McAllen Medical Center Offers Date Rape Testing Kit

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Rapes increasing, advocate sounds the alarm

Eliza Garza, a local advocate, visited Mega Doctor News headquarters and told the devastating news. Rapes are increasing based on the reports of 2017 and 2018. She is sounding the alarm telling victims that now there is a way to find out for sure if a sexual assault took place. Eliza is passionately working for this cause. The main objective is to educate the public that rapes are happening and that rape drugs are being used. Photo Mega Doctor News staff.

Mega Doctor News

McAllen Medical Center now offers testing for the top three date rape drugs; flunitrazepam (Rohypnol), gamma-hydroxybutyric acid (GHB), and ketamine.

These drugs are sometimes called “club drugs” because they are often used at dance clubs, concerts, bars, or parties. Most drugs, including club drugs, have nicknames that change over time or are different in different areas of the country.

According to a 2018 annual McAllen Police Department crime report, 39 rape cases were reported in 2018. According to yearly data from a 2017 crime report, authorities documented a 41 percent increase since 2017.

Eliza Garza, a local advocate, teamed with the hospital and the medical community to create this service for Hidalgo County.

“Over the past three years, I had two friends that were drugged, one of them sexually assaulted,” said Eliza Garza.

Now, McAllen Medical Center is one of two hospitals in Hidalgo County that offers sexual assault forensic exam testing kits.

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“We take blood from a victim of sexual assault using drugs like Rohypnol, GHB or ketamine and send it for analysis,” said Registered Nurse, Francisca Adcox.

Garza believes the forward-thinking from medical professionals will give victims a sense of power and create a change in sexual assault protocol.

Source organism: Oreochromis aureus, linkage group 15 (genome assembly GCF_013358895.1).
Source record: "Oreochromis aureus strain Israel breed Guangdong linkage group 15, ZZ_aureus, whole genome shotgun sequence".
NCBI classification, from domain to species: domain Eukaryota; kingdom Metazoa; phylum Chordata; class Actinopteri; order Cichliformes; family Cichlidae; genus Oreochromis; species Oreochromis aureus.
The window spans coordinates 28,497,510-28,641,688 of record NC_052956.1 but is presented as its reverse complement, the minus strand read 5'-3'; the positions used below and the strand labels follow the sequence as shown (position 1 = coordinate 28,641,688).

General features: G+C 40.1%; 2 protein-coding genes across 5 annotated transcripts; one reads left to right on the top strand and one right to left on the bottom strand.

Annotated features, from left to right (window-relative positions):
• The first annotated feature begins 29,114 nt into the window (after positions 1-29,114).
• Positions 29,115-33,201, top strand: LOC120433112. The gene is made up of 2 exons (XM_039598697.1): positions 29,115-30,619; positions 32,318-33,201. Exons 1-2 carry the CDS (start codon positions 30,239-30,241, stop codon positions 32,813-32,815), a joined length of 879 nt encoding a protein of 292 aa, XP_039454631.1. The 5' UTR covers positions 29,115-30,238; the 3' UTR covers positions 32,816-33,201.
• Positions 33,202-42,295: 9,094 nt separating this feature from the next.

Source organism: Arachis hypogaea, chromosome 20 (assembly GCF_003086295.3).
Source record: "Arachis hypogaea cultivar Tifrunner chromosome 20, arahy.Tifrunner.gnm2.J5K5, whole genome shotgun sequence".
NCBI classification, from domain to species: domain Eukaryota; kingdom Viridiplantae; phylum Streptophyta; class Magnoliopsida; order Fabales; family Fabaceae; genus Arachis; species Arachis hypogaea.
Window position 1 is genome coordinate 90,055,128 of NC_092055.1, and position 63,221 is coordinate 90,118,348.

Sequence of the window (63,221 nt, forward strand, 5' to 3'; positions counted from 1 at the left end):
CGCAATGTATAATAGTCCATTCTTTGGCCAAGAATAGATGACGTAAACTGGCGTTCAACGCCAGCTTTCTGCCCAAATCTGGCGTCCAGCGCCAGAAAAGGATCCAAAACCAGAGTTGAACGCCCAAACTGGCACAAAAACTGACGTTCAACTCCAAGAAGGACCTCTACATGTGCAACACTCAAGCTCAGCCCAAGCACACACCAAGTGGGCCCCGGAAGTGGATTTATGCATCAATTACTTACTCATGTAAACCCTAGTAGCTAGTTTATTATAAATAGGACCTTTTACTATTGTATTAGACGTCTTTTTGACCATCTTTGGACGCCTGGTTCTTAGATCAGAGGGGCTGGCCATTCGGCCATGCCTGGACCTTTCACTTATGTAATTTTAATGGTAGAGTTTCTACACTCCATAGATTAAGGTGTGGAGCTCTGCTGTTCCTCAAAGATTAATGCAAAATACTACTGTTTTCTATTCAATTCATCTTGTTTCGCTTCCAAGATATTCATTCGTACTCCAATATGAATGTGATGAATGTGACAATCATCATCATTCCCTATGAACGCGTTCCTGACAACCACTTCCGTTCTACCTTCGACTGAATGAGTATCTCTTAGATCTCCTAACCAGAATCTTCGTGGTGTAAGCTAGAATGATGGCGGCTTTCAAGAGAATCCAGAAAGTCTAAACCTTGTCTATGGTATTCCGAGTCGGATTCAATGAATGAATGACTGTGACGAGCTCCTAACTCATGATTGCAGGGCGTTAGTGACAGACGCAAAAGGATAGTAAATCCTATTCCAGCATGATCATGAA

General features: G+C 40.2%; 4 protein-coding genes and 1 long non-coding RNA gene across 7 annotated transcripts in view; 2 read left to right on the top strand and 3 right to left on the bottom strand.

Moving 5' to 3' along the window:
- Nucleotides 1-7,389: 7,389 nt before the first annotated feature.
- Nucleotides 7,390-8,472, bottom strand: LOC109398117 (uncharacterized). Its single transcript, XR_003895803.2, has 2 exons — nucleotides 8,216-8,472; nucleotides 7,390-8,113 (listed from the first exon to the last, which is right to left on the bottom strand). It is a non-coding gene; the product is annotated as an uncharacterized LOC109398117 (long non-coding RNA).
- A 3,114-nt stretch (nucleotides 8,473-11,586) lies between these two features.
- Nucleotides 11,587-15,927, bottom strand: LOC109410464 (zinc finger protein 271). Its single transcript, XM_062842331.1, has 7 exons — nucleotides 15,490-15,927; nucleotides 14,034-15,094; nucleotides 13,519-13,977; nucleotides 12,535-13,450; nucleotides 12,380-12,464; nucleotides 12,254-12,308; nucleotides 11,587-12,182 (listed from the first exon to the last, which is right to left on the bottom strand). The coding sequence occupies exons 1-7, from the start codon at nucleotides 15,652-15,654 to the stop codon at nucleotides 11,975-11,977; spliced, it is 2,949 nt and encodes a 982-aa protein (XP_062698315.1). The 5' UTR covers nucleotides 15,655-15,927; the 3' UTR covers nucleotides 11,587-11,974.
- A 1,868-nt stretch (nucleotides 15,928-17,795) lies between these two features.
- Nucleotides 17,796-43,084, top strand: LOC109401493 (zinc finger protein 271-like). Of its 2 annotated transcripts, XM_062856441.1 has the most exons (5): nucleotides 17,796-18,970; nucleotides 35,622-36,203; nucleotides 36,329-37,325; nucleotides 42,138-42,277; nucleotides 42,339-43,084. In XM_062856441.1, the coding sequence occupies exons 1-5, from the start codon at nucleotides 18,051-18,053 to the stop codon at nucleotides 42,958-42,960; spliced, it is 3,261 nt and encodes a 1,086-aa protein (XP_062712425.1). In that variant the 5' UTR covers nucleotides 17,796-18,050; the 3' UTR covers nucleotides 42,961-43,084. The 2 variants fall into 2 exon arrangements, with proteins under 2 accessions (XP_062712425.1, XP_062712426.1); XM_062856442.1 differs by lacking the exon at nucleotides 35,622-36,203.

“They’re open to collaborating, they’re open to raising awareness and lifting up the consciousness of our community on this topic. I’m just really proud that I live in this community that actually hears us out and makes an effort to make a change,” Garza stated.

If you think you may have been drugged and raped, get medical care right away. Call 911 or have a trusted friend take you to a hospital emergency room.

In these cases, even though it is difficult, victims should follow these recommendations. It is vital for victims not to urinate, douche, bathe, shower, wash your hands, brush your teeth or hair, change clothes, or eat or drink before testing. A doctor or nurse may be able to collect evidence of the assault from your body.

Ask the hospital staff to take a urine sample to test for date rape drugs. Some date rape drugs leave the body very quickly. If you wait to get help, it may be challenging to prove that drugs were involved. For this reason, it is crucial to get medical help as quickly as possible.

After a sexual assault, you may feel fear, shame, guilt, or shock. All of these feelings are normal. Each survivor can feel a different range of emotions at different times in the healing process.

Even if you wanted to drink alcohol or take drugs at the time, sexual assault is never your fault. You may be afraid to think about talking about the assault, but it is essential to get help. You can call these organizations anytime, day or night. The calls are free and confidential.

National Sexual Assault Hotline, 1-800-656-HOPE (4673). You can also chat online in English or Spanish with a trained hotline specialist on the National Sexual Assault Online Hotline. National Domestic Violence Hotline, 1-800-799-SAFE (7233)

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